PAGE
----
Linear regression analysis
Predicting future performance and explaining observations
Linear regression analysis means “fitting a straight line to data”. It’s a widely used technique to help model and understand real-world phenomena, which is easy to use and to understand intuitively. It allows prediction of future outputs from the phenomenon you are modelling. Learn how to use plots for exploratory data analysis, to determine whether a linear model might be suitable for your data. Learn how to build univariate and multivariate linear models using the Python statsmodel library.
We also present a number of possible pitfalls when using linear regression, including sample size issues, treatment of outliers and order of effect problems.
This submodule is a part of the risk analysis module.
Regression analysis using Python
Python notebook on regression analysis of health impact of smoking
Python notebook on regression analysis of a combined cycle power plant
Python notebook with bootstrap regression of helmet performance data
In these course materials, applications are presented using the NumPy, SciPy and statsmodels libraries for the Python programming language. We have some material on getting started with Python that explains how to install Python on your computer or try out our computational notebooks using free online services.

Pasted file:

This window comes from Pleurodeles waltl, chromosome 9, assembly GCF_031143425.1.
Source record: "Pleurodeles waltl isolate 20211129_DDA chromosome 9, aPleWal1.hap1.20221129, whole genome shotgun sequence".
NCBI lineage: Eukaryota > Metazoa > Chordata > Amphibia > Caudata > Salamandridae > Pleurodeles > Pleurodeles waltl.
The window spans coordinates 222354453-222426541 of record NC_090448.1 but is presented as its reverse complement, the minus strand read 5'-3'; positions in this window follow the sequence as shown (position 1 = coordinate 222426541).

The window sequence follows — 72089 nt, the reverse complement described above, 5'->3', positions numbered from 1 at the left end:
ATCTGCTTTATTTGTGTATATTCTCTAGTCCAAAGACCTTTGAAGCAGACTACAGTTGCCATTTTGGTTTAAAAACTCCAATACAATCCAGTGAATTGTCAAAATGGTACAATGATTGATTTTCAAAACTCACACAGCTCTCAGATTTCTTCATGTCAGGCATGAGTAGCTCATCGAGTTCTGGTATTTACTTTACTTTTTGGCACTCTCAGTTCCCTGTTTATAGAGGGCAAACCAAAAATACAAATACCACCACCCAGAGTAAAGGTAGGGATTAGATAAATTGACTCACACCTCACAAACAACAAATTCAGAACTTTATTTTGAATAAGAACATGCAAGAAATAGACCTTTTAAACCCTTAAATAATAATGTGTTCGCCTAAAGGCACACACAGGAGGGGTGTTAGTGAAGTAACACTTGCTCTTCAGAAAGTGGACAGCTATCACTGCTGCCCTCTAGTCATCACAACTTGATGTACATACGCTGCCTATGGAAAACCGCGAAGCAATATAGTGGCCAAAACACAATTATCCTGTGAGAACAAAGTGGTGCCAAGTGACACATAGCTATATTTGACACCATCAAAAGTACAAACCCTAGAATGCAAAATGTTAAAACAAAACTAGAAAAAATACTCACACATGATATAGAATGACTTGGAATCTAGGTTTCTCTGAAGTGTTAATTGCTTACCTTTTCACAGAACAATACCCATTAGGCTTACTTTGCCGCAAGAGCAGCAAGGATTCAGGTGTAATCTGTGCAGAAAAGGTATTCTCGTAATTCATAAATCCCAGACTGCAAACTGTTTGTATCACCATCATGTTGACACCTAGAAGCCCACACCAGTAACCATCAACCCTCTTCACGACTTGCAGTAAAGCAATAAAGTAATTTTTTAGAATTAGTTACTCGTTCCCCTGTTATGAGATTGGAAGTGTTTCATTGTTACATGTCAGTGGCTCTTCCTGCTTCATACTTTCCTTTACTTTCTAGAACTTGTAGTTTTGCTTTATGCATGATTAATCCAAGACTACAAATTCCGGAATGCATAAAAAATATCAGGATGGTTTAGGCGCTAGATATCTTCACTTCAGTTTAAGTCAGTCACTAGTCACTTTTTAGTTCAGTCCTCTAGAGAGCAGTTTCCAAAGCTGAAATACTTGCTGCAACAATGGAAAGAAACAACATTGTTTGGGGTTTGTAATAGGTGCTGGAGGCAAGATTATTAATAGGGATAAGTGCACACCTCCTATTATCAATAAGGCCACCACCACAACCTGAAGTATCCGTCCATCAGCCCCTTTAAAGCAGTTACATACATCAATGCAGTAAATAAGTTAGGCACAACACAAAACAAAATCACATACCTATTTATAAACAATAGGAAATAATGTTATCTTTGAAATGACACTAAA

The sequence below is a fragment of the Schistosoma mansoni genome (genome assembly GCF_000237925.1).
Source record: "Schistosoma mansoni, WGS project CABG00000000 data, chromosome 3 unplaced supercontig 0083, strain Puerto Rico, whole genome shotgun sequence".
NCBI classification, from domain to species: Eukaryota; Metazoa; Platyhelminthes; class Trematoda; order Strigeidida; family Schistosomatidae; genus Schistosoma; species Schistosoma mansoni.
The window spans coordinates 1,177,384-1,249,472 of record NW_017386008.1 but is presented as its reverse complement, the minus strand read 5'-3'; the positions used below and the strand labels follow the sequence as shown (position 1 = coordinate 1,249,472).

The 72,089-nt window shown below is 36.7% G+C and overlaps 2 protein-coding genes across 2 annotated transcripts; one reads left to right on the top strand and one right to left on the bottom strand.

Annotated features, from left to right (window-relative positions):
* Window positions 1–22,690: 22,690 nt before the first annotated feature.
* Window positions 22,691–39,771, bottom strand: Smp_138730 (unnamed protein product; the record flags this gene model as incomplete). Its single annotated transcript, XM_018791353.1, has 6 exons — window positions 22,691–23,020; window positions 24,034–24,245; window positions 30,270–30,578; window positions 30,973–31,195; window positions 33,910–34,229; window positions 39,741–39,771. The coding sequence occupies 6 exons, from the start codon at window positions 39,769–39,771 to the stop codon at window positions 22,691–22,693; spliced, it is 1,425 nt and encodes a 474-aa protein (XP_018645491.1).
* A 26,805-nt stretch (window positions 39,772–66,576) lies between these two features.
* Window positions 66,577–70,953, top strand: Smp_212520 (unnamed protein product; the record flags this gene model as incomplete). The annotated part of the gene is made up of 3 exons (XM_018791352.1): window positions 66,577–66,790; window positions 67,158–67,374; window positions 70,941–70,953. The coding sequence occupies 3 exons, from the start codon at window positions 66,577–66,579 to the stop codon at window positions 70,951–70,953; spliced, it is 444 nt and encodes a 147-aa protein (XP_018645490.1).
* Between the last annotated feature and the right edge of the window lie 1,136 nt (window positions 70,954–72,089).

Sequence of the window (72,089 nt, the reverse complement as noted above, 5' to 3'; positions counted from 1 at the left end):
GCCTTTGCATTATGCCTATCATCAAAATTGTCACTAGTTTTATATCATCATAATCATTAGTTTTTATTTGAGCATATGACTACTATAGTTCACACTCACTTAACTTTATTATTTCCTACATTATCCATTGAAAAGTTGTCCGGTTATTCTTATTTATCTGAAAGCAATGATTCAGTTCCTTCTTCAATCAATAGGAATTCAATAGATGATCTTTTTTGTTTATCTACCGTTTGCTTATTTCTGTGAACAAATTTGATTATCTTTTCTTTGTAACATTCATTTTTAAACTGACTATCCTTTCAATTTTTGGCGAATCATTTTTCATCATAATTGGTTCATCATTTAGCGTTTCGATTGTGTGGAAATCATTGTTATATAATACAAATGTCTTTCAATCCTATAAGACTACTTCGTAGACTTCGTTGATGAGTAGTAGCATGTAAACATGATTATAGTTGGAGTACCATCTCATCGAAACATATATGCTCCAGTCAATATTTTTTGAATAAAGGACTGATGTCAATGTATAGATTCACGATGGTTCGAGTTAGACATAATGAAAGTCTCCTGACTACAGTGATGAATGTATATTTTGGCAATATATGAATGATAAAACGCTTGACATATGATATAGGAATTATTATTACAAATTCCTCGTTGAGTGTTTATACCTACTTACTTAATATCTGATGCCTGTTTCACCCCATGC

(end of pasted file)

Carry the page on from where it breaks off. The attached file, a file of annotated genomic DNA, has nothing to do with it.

We recommend the following sources of further information on this topic:
Application of multivariate linear regression to predict esophagus cancer, using Python
The Stanford Online (via EdX) class on Statistical Learning introduces supervised learning with a focus on regression and classification methods
Khan Academy material on regression
EdX course The Analytics Edge from MIT
Textbook Regression and other stories by Andrew Gelman, Jennifer Hill, Aki Vehtari (Cambridge University Press, 2020) goes into lots of detail on the difficulties of building regression models (including examples dealing with risk) on real-world data. A PDF version of the book can be downloaded for free.
The online, open-access textbook Forecasting: principles and practice, (uses R rather than Python)